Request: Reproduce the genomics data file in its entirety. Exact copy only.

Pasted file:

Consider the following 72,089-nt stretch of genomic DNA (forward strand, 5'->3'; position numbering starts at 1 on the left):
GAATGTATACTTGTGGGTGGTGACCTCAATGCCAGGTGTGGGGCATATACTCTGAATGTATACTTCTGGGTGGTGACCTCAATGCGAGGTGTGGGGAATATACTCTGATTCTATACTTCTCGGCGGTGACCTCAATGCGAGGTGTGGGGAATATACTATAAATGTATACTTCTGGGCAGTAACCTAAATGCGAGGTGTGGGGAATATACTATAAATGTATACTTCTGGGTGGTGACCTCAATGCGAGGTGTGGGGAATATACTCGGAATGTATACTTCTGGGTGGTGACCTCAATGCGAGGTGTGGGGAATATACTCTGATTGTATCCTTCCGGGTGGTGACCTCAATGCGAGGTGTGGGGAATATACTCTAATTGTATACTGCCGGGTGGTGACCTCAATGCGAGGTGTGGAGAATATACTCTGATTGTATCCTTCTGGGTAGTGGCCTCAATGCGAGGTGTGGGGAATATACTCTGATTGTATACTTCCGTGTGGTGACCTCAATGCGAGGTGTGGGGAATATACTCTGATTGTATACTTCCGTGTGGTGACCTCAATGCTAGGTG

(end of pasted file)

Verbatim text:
Consider the following 72,089-nt stretch of genomic DNA (forward strand, 5'->3'; position numbering starts at 1 on the left):
GAATGTATACTTGTGGGTGGTGACCTCAATGCCAGGTGTGGGGCATATACTCTGAATGTATACTTCTGGGTGGTGACCTCAATGCGAGGTGTGGGGAATATACTCTGATTCTATACTTCTCGGCGGTGACCTCAATGCGAGGTGTGGGGAATATACTATAAATGTATACTTCTGGGCAGTAACCTAAATGCGAGGTGTGGGGAATATACTATAAATGTATACTTCTGGGTGGTGACCTCAATGCGAGGTGTGGGGAATATACTCGGAATGTATACTTCTGGGTGGTGACCTCAATGCGAGGTGTGGGGAATATACTCTGATTGTATCCTTCCGGGTGGTGACCTCAATGCGAGGTGTGGGGAATATACTCTAATTGTATACTGCCGGGTGGTGACCTCAATGCGAGGTGTGGAGAATATACTCTGATTGTATCCTTCTGGGTAGTGGCCTCAATGCGAGGTGTGGGGAATATACTCTGATTGTATACTTCCGTGTGGTGACCTCAATGCGAGGTGTGGGGAATATACTCTGATTGTATACTTCCGTGTGGTGACCTCAATGCTAGGTG